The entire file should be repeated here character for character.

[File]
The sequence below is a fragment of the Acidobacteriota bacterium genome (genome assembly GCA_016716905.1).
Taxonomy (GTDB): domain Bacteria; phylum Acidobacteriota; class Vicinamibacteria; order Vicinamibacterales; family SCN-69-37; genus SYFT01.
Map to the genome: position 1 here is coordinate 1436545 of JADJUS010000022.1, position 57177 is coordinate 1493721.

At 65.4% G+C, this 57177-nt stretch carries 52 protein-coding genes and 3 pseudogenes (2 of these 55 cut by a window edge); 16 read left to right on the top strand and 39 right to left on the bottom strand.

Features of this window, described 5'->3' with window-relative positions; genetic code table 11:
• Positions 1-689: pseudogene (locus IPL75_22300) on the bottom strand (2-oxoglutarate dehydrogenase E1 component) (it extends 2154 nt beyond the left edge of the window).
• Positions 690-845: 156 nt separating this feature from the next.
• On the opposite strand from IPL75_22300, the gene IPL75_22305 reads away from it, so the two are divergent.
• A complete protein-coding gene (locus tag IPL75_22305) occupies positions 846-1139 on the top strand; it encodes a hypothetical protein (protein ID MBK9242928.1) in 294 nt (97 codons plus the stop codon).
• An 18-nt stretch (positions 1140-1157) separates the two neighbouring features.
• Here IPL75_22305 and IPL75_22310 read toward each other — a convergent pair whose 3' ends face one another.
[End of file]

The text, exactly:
The sequence below is a fragment of the Acidobacteriota bacterium genome (genome assembly GCA_016716905.1).
Taxonomy (GTDB): domain Bacteria; phylum Acidobacteriota; class Vicinamibacteria; order Vicinamibacterales; family SCN-69-37; genus SYFT01.
Map to the genome: position 1 here is coordinate 1436545 of JADJUS010000022.1, position 57177 is coordinate 1493721.

At 65.4% G+C, this 57177-nt stretch carries 52 protein-coding genes and 3 pseudogenes (2 of these 55 cut by a window edge); 16 read left to right on the top strand and 39 right to left on the bottom strand.

Features of this window, described 5'->3' with window-relative positions; genetic code table 11:
• Positions 1-689: pseudogene (locus IPL75_22300) on the bottom strand (2-oxoglutarate dehydrogenase E1 component) (it extends 2154 nt beyond the left edge of the window).
• Positions 690-845: 156 nt separating this feature from the next.
• On the opposite strand from IPL75_22300, the gene IPL75_22305 reads away from it, so the two are divergent.
• A complete protein-coding gene (locus tag IPL75_22305) occupies positions 846-1139 on the top strand; it encodes a hypothetical protein (protein ID MBK9242928.1) in 294 nt (97 codons plus the stop codon).
• An 18-nt stretch (positions 1140-1157) separates the two neighbouring features.
• Here IPL75_22305 and IPL75_22310 read toward each other — a convergent pair whose 3' ends face one another.